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Student-athletes shine at Special Olympics

Students from school districts throughout Central New York showcased their athletic abilities and team spirit during the Special Olympic games held at Cicero-North Syracuse High School on Thursday (May 15).

Tyler Ward, a student in the Hannibal Central School District, competes in the 400-meter run during the Special Olympics held Thursday at Cicero-North Syracuse High School.
Tyler Ward, a student in the Hannibal Central School District, competes in the 400-meter run during the Special Olympics held Thursday at Cicero-North Syracuse High School.

“Play hard, play smart and have fun,” said emcee Breanna Stewart, former CNS basketball standout and a star for the University of Connecticut’s hoops team.

Stewart helped kick off the event by leading the teams in reciting the Special Olympics motto: “Let me win. But if I cannot win, let me be brave in the attempt.”

Following an opening parade of teams and with Stewart’s go-ahead, the roughly 800 participants from Oswego and Onondaga counties took to the track. Student-athletes could display their running skills in relays, sprint races or the 400-meter run. Field events included shot put, standing broad jump, softball throw and the running long jump.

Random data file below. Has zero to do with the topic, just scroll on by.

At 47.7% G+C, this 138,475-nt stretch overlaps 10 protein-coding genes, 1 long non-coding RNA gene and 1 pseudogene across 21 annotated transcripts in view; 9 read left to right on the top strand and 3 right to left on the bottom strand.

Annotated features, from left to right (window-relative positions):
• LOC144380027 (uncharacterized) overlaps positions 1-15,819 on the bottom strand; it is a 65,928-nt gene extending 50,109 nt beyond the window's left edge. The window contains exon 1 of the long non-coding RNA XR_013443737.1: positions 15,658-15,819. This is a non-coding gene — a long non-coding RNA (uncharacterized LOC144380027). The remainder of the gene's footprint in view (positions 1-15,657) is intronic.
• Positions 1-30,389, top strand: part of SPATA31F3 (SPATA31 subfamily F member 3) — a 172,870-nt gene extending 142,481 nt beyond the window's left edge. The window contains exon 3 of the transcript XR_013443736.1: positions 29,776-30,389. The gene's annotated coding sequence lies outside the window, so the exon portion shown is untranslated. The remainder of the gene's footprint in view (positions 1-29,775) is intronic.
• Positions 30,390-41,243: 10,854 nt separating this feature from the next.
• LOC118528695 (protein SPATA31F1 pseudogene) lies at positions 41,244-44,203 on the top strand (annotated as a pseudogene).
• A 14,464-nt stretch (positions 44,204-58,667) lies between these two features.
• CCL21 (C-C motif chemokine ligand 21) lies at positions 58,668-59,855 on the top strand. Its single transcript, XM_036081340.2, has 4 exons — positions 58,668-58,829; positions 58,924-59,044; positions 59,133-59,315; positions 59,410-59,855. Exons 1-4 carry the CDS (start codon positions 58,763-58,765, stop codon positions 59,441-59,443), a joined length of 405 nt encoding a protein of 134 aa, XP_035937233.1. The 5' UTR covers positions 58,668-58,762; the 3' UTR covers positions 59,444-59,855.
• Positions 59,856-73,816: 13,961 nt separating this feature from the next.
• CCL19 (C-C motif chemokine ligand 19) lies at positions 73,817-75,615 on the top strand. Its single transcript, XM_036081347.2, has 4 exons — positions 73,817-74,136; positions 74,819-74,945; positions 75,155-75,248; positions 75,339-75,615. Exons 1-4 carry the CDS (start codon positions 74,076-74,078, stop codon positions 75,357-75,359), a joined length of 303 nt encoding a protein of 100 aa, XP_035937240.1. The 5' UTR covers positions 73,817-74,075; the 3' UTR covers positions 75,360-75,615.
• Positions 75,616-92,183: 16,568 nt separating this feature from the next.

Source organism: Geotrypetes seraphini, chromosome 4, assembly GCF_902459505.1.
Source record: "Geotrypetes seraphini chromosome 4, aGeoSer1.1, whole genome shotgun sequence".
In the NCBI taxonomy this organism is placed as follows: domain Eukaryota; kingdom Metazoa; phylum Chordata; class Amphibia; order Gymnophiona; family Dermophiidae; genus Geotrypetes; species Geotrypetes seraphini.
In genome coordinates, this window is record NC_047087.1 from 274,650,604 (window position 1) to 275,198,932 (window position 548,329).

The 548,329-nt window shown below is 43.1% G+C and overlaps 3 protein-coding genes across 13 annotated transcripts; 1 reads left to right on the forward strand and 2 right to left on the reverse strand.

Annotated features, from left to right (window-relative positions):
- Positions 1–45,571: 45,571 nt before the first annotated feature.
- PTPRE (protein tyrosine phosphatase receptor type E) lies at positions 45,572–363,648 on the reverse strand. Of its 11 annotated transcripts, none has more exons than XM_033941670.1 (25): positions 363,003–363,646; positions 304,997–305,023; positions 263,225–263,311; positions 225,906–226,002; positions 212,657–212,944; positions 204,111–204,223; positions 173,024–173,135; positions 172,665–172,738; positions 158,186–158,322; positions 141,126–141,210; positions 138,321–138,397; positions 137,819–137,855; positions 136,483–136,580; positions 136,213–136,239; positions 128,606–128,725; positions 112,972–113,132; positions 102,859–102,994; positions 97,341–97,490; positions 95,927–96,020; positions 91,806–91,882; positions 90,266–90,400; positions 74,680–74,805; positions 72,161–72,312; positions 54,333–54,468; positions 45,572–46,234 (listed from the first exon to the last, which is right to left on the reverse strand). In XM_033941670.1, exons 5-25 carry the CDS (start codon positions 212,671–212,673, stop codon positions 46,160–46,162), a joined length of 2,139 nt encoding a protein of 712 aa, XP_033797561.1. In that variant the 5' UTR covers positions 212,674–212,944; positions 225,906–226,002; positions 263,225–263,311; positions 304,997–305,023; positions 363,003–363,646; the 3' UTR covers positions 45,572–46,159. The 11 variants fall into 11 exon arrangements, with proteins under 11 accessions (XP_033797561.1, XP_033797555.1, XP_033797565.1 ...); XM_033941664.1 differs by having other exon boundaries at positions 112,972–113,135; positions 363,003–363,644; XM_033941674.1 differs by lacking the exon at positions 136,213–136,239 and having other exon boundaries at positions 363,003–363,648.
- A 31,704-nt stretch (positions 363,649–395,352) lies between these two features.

“The kids have been so excited about the Special Olympics leading up to (Thursday’s event),” said Brittany Riesbeck, Hannibal school psychologist. “It was the best thing to see them get off the bus with smiles on their faces and ready to go.”

Brandon Germain represents the Phoenix Central School District in the shot put event during Thursday’s Special Olympics held in Cicero.
Brandon Germain represents the Phoenix Central School District in the shot put event during Thursday’s Special Olympics held in Cicero.

In addition to the 20 Hannibal Special Olympic athletes, Oswego County also fielded a 43-member team from the Phoenix Central School District, a group from Central Square, and its own squad of BOCES students.

“This is just awesome,” said Hannibal physical education teacher Dan Pawlewicz as he stood near the finish line. “The kids work so hard and it’s really nice to see them so happy when they complete an event.”

After the Special Olympics, participants from Hannibal returned to school where their classmates, teachers and administrators welcomed them with a parade to celebrate their accomplishments.